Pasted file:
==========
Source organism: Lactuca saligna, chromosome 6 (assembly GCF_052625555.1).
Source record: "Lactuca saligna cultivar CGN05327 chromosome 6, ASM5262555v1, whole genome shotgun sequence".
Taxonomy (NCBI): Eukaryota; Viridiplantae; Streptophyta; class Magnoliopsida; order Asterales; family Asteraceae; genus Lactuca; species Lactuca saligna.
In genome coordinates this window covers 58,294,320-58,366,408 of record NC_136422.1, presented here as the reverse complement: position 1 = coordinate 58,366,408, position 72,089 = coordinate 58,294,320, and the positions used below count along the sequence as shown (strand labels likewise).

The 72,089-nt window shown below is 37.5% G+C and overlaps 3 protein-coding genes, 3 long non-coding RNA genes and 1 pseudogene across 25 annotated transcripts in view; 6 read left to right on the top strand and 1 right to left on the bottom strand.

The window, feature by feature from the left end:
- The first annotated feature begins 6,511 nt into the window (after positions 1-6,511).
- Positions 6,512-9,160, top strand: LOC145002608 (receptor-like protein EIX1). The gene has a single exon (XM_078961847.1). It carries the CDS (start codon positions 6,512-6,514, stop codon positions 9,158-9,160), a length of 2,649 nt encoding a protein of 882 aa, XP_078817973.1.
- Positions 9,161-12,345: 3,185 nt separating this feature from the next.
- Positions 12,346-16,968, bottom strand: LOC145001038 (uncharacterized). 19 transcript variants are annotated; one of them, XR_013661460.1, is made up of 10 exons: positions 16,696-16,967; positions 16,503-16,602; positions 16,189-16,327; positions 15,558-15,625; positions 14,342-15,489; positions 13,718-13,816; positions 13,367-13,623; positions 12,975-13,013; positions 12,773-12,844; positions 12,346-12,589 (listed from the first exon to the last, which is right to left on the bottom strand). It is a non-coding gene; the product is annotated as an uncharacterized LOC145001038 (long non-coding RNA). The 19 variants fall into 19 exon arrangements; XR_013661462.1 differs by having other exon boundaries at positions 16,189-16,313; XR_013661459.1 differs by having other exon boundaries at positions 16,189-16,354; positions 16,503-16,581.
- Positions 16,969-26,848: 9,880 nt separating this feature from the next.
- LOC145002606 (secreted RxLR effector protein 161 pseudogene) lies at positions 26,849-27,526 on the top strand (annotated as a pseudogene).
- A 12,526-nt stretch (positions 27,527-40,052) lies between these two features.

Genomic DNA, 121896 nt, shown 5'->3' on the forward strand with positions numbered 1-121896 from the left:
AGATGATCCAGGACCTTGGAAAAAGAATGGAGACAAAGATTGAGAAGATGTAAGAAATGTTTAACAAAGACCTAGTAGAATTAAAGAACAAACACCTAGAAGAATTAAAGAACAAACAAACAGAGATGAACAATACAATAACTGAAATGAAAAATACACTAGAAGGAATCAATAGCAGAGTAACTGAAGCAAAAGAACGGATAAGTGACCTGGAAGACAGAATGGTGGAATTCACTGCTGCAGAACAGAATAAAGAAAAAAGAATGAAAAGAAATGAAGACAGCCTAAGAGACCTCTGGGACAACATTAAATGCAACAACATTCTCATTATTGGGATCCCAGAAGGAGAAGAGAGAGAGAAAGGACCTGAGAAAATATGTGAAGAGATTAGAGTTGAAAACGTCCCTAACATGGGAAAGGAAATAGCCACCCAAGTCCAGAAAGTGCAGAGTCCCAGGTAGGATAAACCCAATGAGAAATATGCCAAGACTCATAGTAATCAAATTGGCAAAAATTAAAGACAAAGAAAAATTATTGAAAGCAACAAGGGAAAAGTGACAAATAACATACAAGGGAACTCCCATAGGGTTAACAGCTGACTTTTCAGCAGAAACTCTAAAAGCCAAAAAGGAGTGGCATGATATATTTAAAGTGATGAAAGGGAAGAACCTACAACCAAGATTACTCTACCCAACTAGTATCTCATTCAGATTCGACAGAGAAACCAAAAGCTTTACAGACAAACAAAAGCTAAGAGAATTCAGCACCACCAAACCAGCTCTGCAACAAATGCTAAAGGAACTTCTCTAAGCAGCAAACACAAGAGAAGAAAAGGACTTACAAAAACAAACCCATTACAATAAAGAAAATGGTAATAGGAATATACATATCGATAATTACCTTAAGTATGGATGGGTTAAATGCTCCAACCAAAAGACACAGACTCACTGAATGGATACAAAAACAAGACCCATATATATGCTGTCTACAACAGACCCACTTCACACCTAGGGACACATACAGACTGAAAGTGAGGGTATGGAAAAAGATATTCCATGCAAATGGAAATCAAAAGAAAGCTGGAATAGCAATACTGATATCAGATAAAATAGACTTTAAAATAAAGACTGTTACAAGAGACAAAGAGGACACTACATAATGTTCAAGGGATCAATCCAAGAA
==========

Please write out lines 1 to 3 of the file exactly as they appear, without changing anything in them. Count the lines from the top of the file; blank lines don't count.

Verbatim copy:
Source organism: Lactuca saligna, chromosome 6 (assembly GCF_052625555.1).
Source record: "Lactuca saligna cultivar CGN05327 chromosome 6, ASM5262555v1, whole genome shotgun sequence".
Taxonomy (NCBI): Eukaryota; Viridiplantae; Streptophyta; class Magnoliopsida; order Asterales; family Asteraceae; genus Lactuca; species Lactuca saligna.